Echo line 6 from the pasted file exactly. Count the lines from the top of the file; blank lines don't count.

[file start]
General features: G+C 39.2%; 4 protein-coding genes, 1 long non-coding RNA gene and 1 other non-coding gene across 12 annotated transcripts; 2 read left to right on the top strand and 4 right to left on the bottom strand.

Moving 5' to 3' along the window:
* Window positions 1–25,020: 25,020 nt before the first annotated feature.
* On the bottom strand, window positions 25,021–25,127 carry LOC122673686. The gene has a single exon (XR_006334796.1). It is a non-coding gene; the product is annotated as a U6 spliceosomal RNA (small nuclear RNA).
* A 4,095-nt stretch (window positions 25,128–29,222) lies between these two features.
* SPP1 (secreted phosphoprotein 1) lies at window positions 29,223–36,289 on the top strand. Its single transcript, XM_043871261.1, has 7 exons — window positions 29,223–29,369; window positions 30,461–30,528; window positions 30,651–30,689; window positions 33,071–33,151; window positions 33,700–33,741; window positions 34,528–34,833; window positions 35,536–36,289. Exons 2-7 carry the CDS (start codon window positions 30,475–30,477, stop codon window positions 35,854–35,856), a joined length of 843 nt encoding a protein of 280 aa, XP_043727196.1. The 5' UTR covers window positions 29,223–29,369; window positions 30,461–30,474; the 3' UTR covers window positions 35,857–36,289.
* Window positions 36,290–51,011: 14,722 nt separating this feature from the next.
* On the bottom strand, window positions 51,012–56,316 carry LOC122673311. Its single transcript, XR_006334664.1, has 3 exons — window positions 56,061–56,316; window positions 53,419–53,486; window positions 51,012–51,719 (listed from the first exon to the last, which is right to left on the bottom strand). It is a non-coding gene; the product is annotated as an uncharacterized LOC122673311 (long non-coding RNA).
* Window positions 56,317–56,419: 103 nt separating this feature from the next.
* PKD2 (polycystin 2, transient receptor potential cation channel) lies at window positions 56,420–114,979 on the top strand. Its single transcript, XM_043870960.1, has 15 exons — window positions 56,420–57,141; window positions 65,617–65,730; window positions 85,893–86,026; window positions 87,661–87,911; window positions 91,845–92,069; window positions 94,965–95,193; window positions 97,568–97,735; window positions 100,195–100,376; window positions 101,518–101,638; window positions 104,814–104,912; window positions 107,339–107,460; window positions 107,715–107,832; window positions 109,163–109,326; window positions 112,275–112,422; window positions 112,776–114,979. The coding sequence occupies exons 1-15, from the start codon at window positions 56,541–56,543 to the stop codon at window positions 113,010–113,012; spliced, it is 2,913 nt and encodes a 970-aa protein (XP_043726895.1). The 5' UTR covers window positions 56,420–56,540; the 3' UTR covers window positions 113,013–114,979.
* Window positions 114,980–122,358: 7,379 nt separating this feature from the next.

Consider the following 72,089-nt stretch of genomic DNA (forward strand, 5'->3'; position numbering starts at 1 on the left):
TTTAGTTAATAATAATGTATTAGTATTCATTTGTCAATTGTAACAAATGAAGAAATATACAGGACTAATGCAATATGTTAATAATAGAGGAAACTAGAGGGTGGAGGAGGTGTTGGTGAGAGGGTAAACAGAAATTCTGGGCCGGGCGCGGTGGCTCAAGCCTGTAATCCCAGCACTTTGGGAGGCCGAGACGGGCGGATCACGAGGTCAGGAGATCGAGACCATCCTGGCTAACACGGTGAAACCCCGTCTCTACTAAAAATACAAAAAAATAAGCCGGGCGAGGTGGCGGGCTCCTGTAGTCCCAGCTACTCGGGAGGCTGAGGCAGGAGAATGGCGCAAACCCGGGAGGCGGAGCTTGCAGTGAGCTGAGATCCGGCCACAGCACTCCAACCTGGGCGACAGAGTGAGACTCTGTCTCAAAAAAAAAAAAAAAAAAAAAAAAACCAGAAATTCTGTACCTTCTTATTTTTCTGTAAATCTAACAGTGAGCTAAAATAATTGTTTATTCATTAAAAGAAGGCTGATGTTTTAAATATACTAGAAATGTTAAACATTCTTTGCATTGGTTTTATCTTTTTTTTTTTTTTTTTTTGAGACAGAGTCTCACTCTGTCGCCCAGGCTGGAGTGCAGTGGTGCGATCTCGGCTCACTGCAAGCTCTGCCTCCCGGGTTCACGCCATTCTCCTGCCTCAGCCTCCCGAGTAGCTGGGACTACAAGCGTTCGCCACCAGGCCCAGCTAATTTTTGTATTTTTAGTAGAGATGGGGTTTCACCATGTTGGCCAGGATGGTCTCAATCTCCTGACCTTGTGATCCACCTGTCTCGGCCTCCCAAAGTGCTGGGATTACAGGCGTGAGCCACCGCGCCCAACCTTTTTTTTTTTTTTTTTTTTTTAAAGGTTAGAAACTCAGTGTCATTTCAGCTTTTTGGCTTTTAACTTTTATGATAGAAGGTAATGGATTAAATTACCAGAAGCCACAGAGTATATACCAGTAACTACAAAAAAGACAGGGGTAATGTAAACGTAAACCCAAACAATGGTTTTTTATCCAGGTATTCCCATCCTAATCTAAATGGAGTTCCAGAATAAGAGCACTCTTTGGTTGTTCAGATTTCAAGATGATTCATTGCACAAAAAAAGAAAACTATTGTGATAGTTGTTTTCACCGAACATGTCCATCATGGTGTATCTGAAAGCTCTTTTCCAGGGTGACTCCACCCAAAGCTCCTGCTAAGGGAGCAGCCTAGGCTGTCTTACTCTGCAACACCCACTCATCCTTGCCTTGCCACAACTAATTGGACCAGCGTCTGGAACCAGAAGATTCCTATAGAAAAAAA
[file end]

* SPP1 (secreted phosphoprotein 1) lies at window positions 29,223–36,289 on the top strand. Its single transcript, XM_043871261.1, has 7 exons — window positions 29,223–29,369; window positions 30,461–30,528; window positions 30,651–30,689; window positions 33,071–33,151; window positions 33,700–33,741; window positions 34,528–34,833; window positions 35,536–36,289. Exons 2-7 carry the CDS (start codon window positions 30,475–30,477, stop codon window positions 35,854–35,856), a joined length of 843 nt encoding a protein of 280 aa, XP_043727196.1. The 5' UTR covers window positions 29,223–29,369; window positions 30,461–30,474; the 3' UTR covers window positions 35,857–36,289.